Comfrey: Boon or Bane?

Because of the dispute over comfrey's safety as an herbal medicine, some herbalists do not recommend its use at all, according to Stephen Buhner, herbalist, author of the book Sacred Plant Medicine and workshop presenter at the IAHA conference (see "Conference Joins Aromatherapists and Herbalists," this page). Some herbalists suggest use of only the leaves, rather than the more potent roots. Other herbalists approve the use of comfrey in short-duration doses in individuals who do not have active liver disease, Buhner said.

Several years ago a woman who drank large doses of comfrey tea died of veno-occlusive disease of the liver, Buhner said. Soon thereafter, three or four other people died of the same disease after taking large doses of comfrey over a prolonged period of time. The Food and Drug Administration ruled out the other few factors known to be causative agents for the disease; however, no controlled studies have been done to prove or disprove whether comfrey causes this disease, according to Buhner. In other studies, massive doses of comfrey have been shown to cause liver cancer in mice and rats, but not this disease, he said.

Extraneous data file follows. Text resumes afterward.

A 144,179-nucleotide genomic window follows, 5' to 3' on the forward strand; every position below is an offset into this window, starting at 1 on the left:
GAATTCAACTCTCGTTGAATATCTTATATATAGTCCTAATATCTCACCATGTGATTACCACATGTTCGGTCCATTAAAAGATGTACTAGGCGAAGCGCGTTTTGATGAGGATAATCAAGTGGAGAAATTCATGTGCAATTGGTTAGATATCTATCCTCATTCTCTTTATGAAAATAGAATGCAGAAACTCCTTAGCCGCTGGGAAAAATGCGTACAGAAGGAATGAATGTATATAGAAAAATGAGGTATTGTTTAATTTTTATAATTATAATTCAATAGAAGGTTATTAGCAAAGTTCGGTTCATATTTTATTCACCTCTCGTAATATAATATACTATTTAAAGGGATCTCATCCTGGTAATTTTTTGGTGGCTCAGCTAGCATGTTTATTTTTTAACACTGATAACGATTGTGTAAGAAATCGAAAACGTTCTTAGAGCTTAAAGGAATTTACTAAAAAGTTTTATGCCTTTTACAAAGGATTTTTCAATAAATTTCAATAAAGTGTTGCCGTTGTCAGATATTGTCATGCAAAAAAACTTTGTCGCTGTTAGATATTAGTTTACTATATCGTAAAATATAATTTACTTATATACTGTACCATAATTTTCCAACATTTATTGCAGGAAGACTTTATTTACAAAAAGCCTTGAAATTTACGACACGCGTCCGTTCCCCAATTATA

David Christopher, director of the School of Natural Healing in Springville, Utah, and IAHA conference workshop presenter on the use of comfrey, said the herb is not dangerous for those with healthy livers who have not had their systems weakened with antibiotics or other synthetic preparations.

Association spokesperson David Schiller said that "comfrey should not be taken on a continual basis, but it's a very valuable herb taken whenever necessary in small doses." He said it is one of the most effective herbs for bone and ligament healing and is often used in compresses.

Massage Magazine, Inc.


By Margot D. Crabtree

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